transfer.
2.1 Generation of Bubbles
Eucyer and Murthy (1965), Wallis (1969), and Speece and Reyyan
(1973) presented papers in which the progress of bubble formation and
the influencing factors were discussed. These factors are the gas in
jection rate, the gas and liquid properties, and the size and shape of
the injector and the gas supply line. Their influences appear in the
form of dynamic and interfacial forces due to injection momentum,
inertia of the displaced liquid, buoyancy, drag on the bubbles during
rise, and surface tension.
Two main regimes of bubble .formation have been identified. At
very low gas flow rates (Qa< 1 cm3 s ) the terminal bubble volume Vb
can be determined by equating the buoyancy and surface tension forces,
L a
V = i (2.1)
b (P pa) g
w a
in which Li is the circumference of the injector, pw and pa are the
densities of liquid and gas respectively, and a is the surface tension
coefficient. This regime is referred to as the static regime.
If Qa is increased beyond 1 cm3 s the regime is called dynamic.
The bubble size Ds depends only on the buoyancy and the liquid inertia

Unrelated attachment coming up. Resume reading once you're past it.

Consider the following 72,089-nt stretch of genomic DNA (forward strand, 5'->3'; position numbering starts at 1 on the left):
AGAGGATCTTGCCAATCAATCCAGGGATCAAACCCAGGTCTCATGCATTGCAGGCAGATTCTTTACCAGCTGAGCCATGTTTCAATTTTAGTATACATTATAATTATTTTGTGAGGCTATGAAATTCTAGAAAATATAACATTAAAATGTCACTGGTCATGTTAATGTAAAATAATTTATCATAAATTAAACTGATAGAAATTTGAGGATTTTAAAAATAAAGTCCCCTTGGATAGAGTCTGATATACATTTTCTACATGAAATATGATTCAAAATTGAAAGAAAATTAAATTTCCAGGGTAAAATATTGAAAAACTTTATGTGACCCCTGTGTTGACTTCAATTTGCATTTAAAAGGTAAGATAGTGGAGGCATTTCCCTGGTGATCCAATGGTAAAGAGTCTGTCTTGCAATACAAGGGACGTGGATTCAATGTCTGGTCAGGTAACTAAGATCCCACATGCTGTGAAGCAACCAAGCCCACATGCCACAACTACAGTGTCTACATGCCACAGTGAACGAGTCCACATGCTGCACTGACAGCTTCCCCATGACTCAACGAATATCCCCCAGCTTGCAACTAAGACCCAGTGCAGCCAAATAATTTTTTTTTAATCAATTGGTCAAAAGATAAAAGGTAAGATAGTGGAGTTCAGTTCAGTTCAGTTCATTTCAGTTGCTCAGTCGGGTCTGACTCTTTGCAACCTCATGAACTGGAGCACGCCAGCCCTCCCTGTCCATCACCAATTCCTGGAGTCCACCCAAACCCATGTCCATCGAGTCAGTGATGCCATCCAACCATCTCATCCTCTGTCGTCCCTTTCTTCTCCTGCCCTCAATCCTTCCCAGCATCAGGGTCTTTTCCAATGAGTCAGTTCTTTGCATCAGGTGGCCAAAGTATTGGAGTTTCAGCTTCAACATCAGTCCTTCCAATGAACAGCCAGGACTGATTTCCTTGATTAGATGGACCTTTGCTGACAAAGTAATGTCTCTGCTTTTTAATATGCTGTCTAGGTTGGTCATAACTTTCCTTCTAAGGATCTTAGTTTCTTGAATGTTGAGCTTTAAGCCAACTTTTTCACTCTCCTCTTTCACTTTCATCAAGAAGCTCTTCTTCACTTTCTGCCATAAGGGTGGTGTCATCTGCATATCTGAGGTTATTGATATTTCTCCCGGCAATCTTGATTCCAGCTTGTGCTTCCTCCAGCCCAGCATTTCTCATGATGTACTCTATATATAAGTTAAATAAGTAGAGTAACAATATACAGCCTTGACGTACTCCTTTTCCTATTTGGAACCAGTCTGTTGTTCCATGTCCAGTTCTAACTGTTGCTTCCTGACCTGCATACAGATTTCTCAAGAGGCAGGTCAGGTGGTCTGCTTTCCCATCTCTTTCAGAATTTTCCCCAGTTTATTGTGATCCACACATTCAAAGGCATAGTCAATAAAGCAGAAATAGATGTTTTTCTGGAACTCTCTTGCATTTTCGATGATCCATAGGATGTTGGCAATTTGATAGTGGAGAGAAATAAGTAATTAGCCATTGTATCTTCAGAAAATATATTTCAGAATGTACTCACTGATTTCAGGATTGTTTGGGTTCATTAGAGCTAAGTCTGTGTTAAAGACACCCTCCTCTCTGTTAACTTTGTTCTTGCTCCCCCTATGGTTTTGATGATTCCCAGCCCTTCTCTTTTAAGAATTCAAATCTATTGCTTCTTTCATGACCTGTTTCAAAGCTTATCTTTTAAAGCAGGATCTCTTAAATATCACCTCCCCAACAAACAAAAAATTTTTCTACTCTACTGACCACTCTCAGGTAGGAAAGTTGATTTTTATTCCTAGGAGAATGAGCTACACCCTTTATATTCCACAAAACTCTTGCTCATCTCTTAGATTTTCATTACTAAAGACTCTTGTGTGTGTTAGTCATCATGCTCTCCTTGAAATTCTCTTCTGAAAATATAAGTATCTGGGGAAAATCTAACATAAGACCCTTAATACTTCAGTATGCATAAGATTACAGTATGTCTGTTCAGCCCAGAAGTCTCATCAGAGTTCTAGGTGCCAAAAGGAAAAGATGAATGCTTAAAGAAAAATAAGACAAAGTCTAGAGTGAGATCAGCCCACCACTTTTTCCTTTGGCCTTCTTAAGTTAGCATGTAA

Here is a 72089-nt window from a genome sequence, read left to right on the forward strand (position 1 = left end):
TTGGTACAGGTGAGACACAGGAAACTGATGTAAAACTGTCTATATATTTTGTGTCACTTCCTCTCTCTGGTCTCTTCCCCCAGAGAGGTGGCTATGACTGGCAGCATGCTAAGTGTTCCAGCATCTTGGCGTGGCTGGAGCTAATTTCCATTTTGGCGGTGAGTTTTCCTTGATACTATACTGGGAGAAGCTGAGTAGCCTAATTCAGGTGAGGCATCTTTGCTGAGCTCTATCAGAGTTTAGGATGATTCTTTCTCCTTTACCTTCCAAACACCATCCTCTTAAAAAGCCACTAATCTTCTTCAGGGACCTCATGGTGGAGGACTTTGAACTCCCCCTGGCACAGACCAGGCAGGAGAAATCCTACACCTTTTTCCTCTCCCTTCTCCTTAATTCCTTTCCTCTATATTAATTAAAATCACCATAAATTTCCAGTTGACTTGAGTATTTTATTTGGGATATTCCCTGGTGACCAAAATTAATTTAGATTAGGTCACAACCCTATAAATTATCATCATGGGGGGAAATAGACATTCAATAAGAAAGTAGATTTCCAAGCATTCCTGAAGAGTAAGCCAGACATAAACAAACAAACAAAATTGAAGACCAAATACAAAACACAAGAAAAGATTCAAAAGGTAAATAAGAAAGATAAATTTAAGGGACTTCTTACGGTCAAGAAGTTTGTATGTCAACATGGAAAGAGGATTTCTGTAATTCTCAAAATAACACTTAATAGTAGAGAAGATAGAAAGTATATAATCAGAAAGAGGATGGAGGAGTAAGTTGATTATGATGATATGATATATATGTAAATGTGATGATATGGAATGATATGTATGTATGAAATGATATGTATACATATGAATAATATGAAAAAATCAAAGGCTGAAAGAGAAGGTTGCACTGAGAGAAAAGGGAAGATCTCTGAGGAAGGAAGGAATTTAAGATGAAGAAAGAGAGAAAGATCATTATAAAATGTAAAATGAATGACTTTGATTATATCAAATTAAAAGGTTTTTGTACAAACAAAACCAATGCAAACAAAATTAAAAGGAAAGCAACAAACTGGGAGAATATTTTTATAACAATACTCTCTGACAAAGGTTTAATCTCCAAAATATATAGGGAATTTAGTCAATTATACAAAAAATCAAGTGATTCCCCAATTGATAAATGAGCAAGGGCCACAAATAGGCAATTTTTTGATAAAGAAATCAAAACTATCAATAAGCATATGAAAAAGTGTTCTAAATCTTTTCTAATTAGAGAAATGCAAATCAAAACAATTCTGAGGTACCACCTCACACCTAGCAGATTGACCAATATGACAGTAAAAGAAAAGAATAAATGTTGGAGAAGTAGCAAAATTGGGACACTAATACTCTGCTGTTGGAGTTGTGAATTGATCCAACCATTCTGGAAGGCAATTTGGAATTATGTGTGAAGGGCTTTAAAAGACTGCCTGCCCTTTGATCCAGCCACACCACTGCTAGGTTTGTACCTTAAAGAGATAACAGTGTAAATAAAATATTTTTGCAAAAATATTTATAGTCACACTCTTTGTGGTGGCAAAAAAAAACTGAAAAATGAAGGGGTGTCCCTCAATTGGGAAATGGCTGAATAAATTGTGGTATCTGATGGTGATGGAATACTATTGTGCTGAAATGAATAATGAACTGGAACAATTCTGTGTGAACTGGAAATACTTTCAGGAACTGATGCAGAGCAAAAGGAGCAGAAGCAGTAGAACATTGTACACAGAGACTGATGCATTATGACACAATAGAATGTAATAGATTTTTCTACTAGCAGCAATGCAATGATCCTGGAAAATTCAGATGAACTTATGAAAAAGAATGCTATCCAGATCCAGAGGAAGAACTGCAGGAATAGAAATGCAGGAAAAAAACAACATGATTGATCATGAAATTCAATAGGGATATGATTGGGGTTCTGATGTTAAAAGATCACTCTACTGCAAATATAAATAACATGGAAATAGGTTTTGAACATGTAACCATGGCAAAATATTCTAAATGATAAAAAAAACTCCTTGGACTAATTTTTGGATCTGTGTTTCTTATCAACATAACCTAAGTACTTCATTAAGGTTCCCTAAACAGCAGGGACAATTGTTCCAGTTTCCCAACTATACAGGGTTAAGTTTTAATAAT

forces, while the frequency, f, has been found to be constant. Ds can
be written as:
2
s= 1.38 ( )1/5 (2.2)
in which g is the acceleration due to gravity. For both regimes Qa
can be written as the product of the bubble volume Vb and the production
frequency f.
Qa = Vb f
(2.2)
In both regimes bubbles whose sizes are unique for a given Qa, are
formed periodically.
For higher flow rates Ecuyer and Murthy (1965) distinguished a
third regime, which they called turbulent regime. Leibson et al.
(1956) investigated this regime and found that bubble sizes as well as
the formation frequency vary randomly.
2.2 Turbulent Buoyant Jets and Plumes
When one of two miscible fluids, called the effluent, is dis
charged through a submerged outlet into the other, called the ambient
fluid, the resulting behavior is similar whether they are gases or
liquids. In addition to its initial momentum the effluent may possess